Disney Warns of Ad Sales Impact, Disruption to Content Production Amid Virus Crisis

Disneyland March 13, 2020

The monorail passes an entrance gate to Disneyland on March 13, 2020 in Anaheim.

The Hollywood giant says it has also "experienced supply chain disruption" from social distancing and other efforts to contain the virus spread.

The Walt Disney Co. on Thursday pulled back the curtain a bit on the disruptions to its businesses from the coronavirus outbreak and measures to contain it.

"The impact of the novel coronavirus...and measures to prevent its spread are affecting our businesses in a number of ways," the Hollywood giant said in an regulatory filing with the Securities and Exchange Commission. "We have closed our theme parks; suspended our cruises and theatrical shows; delayed theatrical distribution of films both domestically and internationally."

The global media giant has been seen as especially vulnerable to the coronavirus outbreak owing to its theme park, film and media networks businesses, many of which need original content to drive customer growth. The company on Thursday didn't provide any estimates for the financial fallout, but for the first time cited "ad sales impacts."

The conglomerate, led by CEO Bob Chapek and executive chairman Bob Iger, also discussed the fallout from programming that is disappearing from its lineup as film and TV productions have been shut down and movie releases postponed. "There has been a disruption in creation and availability of content we rely on for our various distribution paths, including most significantly the cancellation of certain sports events and the shutting down of production of most film and television content," Disney said.

As the loss of pro and college sports costs TV outlets reduced viewership and ad revenues, ESPN will lose its coverage of NBA telecasts while the league is suspended.

Disney highlighted to investors that the impact of the virus outbreak on its revenue and earnings was difficult to predict amid a fluid situation and the impact across various business areas. The financial impact will hinge on the size of disruptions to its businesses and how long they last, along with "governmental regulations that might be imposed in response to the pandemic," Disney explained.

"Our businesses could also be impacted should the disruptions from COVID-19 lead to changes in consumer behavior," it continued in its SEC filing. "The COVID-19 impact on the capital markets could impact our cost of borrowing. There are certain limitations on our ability to mitigate the adverse financial impact of these items, including the fixed costs of our theme park business."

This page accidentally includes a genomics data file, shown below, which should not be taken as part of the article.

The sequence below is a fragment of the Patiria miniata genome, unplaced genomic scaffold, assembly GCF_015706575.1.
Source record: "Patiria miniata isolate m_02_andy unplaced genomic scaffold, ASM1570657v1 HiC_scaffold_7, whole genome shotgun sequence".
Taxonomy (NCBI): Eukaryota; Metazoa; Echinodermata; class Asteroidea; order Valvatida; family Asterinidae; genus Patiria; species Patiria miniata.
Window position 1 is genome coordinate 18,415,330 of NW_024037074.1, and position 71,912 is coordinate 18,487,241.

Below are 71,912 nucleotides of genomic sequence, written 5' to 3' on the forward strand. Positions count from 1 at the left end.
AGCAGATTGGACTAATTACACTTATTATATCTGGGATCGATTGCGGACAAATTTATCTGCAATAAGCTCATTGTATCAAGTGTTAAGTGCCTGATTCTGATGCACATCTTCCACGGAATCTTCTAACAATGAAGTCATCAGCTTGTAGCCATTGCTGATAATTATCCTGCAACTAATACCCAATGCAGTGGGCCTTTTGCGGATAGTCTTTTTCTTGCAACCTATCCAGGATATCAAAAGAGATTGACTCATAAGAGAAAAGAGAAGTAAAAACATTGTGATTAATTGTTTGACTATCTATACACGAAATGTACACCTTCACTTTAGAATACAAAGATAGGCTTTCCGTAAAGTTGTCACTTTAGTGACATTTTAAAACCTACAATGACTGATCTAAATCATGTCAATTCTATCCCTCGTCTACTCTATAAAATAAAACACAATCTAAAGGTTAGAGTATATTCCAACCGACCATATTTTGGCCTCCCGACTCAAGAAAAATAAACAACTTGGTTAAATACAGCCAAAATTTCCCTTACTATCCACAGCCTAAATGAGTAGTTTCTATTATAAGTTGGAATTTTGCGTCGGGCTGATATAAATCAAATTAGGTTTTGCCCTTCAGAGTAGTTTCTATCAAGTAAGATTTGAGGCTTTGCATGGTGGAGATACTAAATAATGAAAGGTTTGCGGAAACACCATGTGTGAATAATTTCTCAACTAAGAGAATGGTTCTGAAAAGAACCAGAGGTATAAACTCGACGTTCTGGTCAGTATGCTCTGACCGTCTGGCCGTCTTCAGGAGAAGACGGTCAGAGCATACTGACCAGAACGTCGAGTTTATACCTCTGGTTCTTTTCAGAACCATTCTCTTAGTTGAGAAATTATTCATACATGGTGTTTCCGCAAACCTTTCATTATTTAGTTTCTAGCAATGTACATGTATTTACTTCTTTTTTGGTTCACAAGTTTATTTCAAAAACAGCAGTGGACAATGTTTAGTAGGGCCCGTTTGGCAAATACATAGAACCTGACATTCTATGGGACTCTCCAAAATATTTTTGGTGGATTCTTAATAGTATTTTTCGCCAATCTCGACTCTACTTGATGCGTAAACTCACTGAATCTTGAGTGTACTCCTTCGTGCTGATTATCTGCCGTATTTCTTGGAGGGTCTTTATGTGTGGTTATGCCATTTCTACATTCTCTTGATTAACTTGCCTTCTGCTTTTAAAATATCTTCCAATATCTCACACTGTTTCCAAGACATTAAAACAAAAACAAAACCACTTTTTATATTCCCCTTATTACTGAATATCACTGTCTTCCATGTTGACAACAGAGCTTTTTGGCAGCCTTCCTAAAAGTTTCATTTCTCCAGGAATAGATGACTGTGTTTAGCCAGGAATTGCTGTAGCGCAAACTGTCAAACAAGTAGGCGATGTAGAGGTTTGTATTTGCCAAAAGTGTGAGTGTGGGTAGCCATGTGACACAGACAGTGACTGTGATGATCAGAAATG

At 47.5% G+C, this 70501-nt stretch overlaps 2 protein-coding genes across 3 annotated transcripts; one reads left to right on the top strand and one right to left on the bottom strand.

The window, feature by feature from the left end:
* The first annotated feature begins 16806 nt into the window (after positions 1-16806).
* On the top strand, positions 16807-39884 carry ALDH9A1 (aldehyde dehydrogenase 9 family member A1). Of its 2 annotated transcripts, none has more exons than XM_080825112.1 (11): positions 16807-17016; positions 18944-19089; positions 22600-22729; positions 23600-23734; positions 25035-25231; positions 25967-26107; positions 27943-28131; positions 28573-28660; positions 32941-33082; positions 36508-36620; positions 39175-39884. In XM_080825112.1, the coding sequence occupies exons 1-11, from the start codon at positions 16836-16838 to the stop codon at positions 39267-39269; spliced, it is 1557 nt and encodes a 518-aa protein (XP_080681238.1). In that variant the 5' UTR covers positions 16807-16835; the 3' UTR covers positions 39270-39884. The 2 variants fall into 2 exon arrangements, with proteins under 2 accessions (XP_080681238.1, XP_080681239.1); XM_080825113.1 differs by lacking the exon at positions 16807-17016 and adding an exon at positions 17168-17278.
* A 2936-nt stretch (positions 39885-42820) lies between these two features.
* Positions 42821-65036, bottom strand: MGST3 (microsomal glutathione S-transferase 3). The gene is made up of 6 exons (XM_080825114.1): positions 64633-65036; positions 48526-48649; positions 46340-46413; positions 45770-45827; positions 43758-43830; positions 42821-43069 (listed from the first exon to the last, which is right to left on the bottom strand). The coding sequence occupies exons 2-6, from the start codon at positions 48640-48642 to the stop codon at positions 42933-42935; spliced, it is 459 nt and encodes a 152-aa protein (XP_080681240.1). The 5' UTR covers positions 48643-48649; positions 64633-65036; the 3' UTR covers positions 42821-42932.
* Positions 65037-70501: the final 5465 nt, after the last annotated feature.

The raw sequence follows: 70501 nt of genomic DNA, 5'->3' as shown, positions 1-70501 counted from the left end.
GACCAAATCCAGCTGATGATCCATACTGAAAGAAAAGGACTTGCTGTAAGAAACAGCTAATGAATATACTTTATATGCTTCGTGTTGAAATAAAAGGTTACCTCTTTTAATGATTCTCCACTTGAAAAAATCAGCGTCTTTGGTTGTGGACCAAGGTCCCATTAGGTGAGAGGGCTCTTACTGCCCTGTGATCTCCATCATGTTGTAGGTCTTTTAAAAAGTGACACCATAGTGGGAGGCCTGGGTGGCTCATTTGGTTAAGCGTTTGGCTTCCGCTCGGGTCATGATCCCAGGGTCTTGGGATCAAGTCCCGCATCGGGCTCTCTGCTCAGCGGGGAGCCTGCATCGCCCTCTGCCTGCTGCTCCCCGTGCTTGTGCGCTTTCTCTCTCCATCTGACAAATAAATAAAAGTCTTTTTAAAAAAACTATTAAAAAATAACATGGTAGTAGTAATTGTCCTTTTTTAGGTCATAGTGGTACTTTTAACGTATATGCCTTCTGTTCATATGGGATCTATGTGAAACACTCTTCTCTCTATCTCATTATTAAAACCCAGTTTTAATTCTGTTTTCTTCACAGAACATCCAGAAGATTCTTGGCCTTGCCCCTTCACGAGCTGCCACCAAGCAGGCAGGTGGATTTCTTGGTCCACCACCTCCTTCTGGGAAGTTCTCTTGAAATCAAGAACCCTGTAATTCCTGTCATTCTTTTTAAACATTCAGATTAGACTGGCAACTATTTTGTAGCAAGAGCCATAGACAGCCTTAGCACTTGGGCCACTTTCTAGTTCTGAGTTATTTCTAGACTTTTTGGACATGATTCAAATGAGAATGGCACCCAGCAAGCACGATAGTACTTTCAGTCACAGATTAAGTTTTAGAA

To reduce the impact of the COVID-19 virus, Disney this week said it would close all of its North American stores and the studio will also close Downtown Disney in Anaheim and Disney Springs in Orlando. Disney hotels in Walt Disney World and its Vero Beach Resort will also close by Friday.

Last week, Disney said all of its North American parks and Paris park would be closed until at least the end of the month. The nearly unprecedented move came as pressure on the national, state and local level was being applied to businesses to help fight against the spreading coronavirus.

Debt ratings agency Fitch Ratings on Wednesday put Disney on credit watch, with a negative outlook, over concerns about how the Hollywood company will weather the coronavirus outbreak in the near term. The agency said the virus outbreak will "materially weaken Disney's operating and credit profile over the near term (next two to three quarters)," but it expected the studio's businesses to "normalize gradually" in step with the return of economic activity as the coronavirus threat lessens.

Disney in its Thursday regulatory filing said the new COVID-19 virus challenges senior management in forecasting future revenues, "particularly over the near to medium term."

Disney management on its Feb. 4 earnings conference call, when it had closed its theme parks in Shanghai and Hong Kong, estimated a $280 million hit to operating income in its theme parks, experiences and products unit in the current quarter.